In the 12 months before Sept. 30, 186,600 illegal aliens were deported, nearly four times more than in 1995, the year before a new law mandating the expulsion of illegal aliens who have returned illegally after being deported.

Mr. Fernandez, 54, was born in Cuauhtemoc but says he ran away from home at age 13 to escape poverty and an abusive father who beat him. Two years later, he crossed illegally into the United States by claiming he was a U.S. citizen.

He lived in California, Arizona, New Mexico, Wyoming and Colorado. He was deported once for driving illegal aliens from Arizona to Idaho for a smuggler in the 1970s, again for failing to mention his previous deportation when applying for residency in Wyoming, and finally after he drove with a broken taillight and had no papers to show police.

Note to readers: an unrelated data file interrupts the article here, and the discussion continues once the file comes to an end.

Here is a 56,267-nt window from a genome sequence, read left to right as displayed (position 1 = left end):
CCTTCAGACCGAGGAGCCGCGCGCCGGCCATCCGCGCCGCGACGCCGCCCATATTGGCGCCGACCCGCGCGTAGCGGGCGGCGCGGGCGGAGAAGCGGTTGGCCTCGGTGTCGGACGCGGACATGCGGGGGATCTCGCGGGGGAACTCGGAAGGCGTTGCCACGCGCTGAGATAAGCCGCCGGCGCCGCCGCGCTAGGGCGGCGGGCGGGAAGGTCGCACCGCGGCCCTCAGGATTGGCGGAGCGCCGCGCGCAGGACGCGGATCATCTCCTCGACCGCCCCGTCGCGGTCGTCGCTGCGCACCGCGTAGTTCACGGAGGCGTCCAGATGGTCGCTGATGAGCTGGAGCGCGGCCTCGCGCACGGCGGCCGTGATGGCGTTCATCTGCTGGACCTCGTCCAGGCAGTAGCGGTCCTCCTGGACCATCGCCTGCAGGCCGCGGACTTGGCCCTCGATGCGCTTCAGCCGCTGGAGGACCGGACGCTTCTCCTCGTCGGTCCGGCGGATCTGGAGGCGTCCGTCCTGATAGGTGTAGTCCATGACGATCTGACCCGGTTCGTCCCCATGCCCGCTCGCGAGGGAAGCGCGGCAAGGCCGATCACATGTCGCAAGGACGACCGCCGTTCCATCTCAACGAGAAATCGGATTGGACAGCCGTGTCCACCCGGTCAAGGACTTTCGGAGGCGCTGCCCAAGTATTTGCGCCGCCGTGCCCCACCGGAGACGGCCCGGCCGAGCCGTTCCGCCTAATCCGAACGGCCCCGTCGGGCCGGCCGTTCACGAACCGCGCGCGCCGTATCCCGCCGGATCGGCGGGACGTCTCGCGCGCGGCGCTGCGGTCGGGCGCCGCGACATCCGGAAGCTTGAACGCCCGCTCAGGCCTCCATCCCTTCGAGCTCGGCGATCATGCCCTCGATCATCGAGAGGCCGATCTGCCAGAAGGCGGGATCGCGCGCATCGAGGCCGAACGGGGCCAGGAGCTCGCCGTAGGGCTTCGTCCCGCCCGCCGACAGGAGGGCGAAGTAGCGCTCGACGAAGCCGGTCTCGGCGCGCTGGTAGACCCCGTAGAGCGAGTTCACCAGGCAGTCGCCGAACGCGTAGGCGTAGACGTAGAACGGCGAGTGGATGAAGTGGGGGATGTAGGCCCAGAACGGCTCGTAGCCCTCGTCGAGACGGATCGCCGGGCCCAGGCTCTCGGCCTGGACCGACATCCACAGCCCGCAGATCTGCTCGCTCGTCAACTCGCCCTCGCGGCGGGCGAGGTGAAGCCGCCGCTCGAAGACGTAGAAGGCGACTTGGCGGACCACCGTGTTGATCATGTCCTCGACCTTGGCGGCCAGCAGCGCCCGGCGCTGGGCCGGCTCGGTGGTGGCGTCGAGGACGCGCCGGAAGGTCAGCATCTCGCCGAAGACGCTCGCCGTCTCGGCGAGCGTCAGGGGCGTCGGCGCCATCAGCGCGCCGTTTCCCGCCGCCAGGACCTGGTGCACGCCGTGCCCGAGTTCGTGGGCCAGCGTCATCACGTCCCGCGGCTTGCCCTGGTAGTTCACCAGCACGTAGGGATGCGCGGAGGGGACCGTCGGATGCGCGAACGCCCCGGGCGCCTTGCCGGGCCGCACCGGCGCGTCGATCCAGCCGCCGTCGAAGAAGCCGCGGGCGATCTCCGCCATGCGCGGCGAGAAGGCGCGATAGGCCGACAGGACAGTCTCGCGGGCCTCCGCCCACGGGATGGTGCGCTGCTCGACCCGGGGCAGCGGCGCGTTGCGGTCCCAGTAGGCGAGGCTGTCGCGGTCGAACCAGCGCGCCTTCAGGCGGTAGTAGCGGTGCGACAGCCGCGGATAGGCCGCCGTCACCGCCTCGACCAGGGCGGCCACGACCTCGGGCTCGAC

No criminal record

He was never charged for driving the illegal aliens, and other than immigration violations and minor traffic infractions, has no criminal record.

He returned illegally to the United States in 1981, and after years of leading a nomadic life settled in Ogden, where he met his American wife, Rita Fernandez. They raised a boy, now 17.

“There I clung to life, to a beautiful life,” said Mr. Fernandez, holding back tears.

He bought a small two-bedroom house, and in 2003, after working as a truck driver for a metal-salvage company, he had saved enough to buy his own semi.

Two months later, he was arrested at the U.S. Bureau of Citizenship and Immigration Services in Salt Lake City as he applied for a green card based on his marriage. Officials detained him because he had been deported before, and after a year in a Utah jail, Mr. Fernandez was sent to Mexico on Sept. 9, 2004.